The Auditor-General of Ghana, Daniel Domelevo, has blamed accountants for institutional corruption.
Speaking at the 18th International Anti-Corruption Summit in Copenhagen, Denmark, the tough-talking public servant said accountants describe as “innovative accounting” ways to hide true details of an organisation’s accounts.
“…I cannot excuse are accountants..they know very well that the horses have bolted long ago but they portray a picture to the world that the horses are in there”.
He said there are several cases of companies and organisations that died long ago and yet their audited financial statement claiming to be ‘true and fair’ shows a healthy organisation.
Daniel Domelevo therefore called on international accounting bodies to tighten their regulations in order to ensure integrity and compliance accountants and auditors.
He said bodies like Institute of Chartered Accountants, Association of Chartered Certified Accountants (ACCA), conduct a practice review to ensure compliance among their members
Sharing Ghana’s experience in fighting corruption, Mr. Domelevo praised Ghana’s laws on the office of the Auditor General.
“The law in Ghana mandates me apart from auditing to hold people accountable”, he said.
He referred to a January 2018 report disallowing expenditures of about 5.4bn cedis ($1.2bn).
“I cancelled it…unless you go to High Court and the court rules against me, you can’t take that money, that money is safe”.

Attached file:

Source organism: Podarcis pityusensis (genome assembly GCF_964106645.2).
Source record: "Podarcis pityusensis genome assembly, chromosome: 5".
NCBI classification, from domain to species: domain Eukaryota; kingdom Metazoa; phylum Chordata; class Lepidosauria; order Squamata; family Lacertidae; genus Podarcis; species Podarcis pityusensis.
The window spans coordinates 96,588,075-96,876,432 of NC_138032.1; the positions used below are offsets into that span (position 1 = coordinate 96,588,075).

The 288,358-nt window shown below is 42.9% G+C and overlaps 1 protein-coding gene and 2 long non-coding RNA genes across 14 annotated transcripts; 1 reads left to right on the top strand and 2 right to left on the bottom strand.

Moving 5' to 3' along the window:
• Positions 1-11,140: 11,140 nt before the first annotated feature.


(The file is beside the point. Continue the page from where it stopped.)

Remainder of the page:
Auditor-General in a report on the liabilities of Ministries, Departments and Agencies (MDAs) for 2016 rejected over ¢5.4 billion in claims which the Ministry of Finance had submitted to the Audit Service as government’s liabilities.
The Auditor-General justified the disallowances on grounds that there were no relevant documents and other relevant evidence to back the claims. In some cases, the Auditor-General found that the goods cited and for which the claims are being made have not been supplied, or those claims have already been paid.
Daniel Domelevo also revealed Ghana’s legislation to ensure the independence of the audit service to some African countries during a meeting in Rwanda.
Several countries have since adopted it, he said and mentioned Sierra Leone, Liberia, Nigeria.
“South Africa was the last to join two months ago”, he told Joy News.
Ghana’s delegation to the conference included Deputy Finance Minister, Kwaku Kwarteng, the Special Prosecutor, Martin Amidu, head of the Ghana Integrity Initiative, Linda Ofori Kwafo, journalists and civil society activists.
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